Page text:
Jason Rochette ’07

What advice do you have for current Wilson College of Textiles students?

Take advantage of programs and opportunities that allow you to learn more about industry or innovation. Similarly, gaining more knowledge in business acumen, supply chain, marketing and sales will prepare you for eventually having to work with those functions.

Describe your career path.

I defended my dissertation in 2012 and went to work at Ashland Specialty Ingredients as a staff scientist in the molecular science research function. My focus was on rheology modifiers for applications in architectural paints, personal care products and home care products. I had my first experience managing others, leading projects and working on cross-functional teams. I also took my first international business trip to the Netherlands to work on a pilot scale-up of a new product I’d developed. I got engaged, then married and followed my wife to Ohio so she could attend graduate school.

I found a position at Akzo Nobel Performance Coatings as a scientist in the global resin synthesis research and development (R&D) group where I focused on a variety of coatings resins and crosslinking technologies.

It was another large, global company and I also first got introduced to sustainability and the circularity of recycled and bio-renewable products as we strived to provide more environmentally friendly options to our customers and the world. I represented Akzo Nobel in a consortium on deriving raw materials from biosources. I was also present for a relocation of our U.S. R&D headquarters which gave me the experience of assisting in the set-up of new labs.

Four years passed and it was time for my wife to graduate and start a postdoc which drew us to southeast Michigan a month after the birth of our son. I was lucky to find a technical role at Resinate Materials Group, where I joined a relatively junior technical staff of technicians and chemists. Being a small start-up, it also meant wearing technical service and business development hats. It was my first experience trying to promote our products and innovations in sustainable polyester polyols to some of the biggest players in various industrial markets and scout new opportunities. It had been the most rewarding role for me at this point in my career as I moved into a leadership position and helped to really drive growth for our organization.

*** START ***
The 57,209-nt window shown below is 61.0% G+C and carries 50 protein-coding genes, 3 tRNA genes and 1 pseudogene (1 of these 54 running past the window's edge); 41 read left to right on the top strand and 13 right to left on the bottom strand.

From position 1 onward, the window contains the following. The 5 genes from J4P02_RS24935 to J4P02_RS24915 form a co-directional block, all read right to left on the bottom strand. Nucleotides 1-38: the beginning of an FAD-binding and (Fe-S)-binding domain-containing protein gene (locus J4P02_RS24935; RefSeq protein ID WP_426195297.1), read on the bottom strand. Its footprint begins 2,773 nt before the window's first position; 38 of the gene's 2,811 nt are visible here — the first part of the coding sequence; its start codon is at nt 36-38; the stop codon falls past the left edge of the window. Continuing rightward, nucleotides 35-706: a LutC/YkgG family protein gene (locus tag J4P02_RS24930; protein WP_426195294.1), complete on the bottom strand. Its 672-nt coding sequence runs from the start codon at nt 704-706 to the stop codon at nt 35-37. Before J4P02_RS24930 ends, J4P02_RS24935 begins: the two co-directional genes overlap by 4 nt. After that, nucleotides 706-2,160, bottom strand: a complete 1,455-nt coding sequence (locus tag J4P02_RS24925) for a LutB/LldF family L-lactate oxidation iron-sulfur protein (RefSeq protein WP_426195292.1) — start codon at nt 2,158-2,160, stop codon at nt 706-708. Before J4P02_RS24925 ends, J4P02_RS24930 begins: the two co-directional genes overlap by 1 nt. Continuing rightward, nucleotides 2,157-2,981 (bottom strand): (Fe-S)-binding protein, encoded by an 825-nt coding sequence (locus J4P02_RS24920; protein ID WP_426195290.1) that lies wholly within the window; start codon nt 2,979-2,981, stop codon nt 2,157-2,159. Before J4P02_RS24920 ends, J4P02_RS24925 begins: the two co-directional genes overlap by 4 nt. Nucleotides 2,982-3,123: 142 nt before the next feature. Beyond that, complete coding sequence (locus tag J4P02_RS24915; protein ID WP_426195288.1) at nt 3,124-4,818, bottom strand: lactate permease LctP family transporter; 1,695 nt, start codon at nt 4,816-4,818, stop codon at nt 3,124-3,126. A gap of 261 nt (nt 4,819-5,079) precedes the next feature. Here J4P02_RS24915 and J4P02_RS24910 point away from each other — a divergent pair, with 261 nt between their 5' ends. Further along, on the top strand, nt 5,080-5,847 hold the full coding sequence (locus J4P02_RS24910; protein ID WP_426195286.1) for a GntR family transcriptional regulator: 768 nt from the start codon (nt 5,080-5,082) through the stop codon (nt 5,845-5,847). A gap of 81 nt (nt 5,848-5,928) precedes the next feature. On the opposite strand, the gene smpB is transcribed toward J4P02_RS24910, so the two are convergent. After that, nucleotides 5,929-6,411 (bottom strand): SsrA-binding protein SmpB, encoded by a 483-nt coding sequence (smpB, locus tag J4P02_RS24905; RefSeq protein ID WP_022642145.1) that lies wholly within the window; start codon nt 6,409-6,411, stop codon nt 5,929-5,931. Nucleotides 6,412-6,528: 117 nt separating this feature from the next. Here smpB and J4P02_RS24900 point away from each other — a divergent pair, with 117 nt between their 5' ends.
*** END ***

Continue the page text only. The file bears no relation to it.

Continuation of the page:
In January 2020, Resinate was acquired by Carlisle Construction Materials (CCM). Over the course of a few months, I saw my role grow to research and development manager of the remote research site. Over the course of the year, the team continued to achieve milestones on its project goals and integrated into CCM. However, the effects of COVID-19 on the economy and industry climate led to the close of the Plymouth site by mid-2021. My wife and I decided to move back closer to North Carolina.

Rochette family
Today, Jason Rochette ’07 calls Knoxville, TN home. He lives there with his wife, three-year-old son and 14-month-old daughter.

I accepted a role in Eastman’s corporate innovation organization as a member of the growth process steward’s Center of Excellence. This took me out of research and development to being more of a facilitator between technology and the business. I began my career with Eastman working remotely from Michigan until my family settled in Knoxville, TN. In October, I became the strategic support and staff assistant to the chief technical officer and now help to facilitate programs and assist the technology leadership team and broader technology organization.

To learn more, view Jason Rochette’s LinkedIn profile.